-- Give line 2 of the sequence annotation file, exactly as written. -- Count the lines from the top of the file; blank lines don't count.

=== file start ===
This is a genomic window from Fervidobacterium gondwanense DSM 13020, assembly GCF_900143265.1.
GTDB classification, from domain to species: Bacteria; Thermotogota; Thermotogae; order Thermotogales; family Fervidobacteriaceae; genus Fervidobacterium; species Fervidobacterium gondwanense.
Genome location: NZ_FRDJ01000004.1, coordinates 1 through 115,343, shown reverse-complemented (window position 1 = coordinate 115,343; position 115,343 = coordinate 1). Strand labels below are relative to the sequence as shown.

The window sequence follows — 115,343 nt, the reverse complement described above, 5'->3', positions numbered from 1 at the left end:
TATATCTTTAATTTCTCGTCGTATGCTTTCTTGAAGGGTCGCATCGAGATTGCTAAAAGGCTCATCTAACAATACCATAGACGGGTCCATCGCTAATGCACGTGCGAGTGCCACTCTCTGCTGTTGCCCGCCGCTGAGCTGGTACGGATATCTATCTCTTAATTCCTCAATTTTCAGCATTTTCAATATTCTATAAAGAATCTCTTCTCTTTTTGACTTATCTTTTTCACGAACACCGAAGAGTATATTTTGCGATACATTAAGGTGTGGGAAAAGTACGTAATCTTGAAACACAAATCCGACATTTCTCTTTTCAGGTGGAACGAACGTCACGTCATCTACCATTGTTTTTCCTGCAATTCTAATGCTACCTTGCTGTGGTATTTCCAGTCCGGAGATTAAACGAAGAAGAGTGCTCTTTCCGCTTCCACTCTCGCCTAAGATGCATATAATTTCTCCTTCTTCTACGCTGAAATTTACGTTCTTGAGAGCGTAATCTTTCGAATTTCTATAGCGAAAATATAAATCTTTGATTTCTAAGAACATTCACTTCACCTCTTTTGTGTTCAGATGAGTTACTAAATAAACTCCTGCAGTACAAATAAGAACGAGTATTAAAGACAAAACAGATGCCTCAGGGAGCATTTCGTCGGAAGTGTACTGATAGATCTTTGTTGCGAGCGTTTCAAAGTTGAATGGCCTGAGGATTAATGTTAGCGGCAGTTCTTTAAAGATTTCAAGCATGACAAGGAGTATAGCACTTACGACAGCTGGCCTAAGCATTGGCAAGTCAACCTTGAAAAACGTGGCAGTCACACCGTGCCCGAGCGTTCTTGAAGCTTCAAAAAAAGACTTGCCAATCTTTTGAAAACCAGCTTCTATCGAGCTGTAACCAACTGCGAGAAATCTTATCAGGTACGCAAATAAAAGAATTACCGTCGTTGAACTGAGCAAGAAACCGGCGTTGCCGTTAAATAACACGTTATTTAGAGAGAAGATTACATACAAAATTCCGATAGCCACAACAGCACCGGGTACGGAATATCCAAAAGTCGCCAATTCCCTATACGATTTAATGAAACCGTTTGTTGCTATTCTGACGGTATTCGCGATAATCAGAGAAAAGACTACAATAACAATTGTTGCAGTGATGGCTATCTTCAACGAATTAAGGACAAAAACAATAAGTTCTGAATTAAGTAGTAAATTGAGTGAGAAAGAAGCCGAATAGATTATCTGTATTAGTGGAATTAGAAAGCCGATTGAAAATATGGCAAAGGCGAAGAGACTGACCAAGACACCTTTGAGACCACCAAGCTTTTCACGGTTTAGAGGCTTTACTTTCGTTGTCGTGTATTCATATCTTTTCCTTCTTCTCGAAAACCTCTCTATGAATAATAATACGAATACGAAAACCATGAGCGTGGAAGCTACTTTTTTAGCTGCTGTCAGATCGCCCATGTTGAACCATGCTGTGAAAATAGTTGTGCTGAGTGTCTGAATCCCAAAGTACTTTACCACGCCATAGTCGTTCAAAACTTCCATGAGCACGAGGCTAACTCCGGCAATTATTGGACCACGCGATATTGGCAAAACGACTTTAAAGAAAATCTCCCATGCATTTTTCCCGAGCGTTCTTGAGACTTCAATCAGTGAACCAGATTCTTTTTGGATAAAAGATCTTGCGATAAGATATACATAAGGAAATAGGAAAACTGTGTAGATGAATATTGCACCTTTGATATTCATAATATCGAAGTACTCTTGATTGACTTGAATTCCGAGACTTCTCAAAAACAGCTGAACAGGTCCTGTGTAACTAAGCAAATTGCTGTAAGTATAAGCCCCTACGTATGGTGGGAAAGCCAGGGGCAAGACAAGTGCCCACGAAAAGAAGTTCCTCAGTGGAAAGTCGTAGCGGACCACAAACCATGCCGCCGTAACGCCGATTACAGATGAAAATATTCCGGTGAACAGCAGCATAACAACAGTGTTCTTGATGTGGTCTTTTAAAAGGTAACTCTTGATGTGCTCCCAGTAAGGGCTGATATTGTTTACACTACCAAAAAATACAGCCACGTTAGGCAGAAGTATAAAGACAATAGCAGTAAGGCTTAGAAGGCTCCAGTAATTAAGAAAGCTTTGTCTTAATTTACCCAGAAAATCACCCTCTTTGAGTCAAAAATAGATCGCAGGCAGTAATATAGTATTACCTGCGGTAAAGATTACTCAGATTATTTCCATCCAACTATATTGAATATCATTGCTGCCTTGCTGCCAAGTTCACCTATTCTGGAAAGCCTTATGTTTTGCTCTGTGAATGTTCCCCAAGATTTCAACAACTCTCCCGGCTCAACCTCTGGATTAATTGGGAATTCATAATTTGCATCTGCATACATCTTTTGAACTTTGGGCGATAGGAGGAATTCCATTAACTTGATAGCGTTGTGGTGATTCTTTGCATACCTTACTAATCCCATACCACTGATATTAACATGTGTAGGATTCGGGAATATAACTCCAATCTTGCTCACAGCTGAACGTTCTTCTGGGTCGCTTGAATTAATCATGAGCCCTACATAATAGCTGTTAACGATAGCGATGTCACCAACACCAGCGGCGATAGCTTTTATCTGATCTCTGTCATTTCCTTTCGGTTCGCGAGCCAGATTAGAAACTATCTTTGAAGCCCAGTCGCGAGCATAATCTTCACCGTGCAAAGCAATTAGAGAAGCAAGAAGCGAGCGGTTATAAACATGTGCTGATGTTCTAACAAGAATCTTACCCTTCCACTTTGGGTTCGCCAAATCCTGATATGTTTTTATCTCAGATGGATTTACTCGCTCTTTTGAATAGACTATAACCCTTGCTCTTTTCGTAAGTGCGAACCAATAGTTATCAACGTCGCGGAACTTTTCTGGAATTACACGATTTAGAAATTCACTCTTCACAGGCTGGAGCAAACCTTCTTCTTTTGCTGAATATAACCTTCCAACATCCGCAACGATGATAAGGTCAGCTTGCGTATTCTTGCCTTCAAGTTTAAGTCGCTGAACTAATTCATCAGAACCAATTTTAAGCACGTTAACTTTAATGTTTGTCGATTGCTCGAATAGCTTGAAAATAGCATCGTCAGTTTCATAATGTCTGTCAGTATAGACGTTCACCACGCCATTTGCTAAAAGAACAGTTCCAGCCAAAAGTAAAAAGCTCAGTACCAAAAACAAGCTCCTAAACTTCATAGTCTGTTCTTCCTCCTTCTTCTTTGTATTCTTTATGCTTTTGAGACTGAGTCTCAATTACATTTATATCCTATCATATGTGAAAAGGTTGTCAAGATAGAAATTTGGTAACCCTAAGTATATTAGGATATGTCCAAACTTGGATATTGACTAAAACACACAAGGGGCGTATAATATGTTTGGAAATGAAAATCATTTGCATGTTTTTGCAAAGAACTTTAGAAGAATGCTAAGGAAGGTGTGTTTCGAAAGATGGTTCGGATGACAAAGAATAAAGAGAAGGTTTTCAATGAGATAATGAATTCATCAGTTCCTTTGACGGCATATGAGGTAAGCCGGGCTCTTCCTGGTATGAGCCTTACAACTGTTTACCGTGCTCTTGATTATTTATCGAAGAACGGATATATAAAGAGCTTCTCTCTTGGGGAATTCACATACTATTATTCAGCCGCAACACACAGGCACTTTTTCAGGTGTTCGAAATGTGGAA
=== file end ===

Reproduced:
GTDB classification, from domain to species: Bacteria; Thermotogota; Thermotogae; order Thermotogales; family Fervidobacteriaceae; genus Fervidobacterium; species Fervidobacterium gondwanense.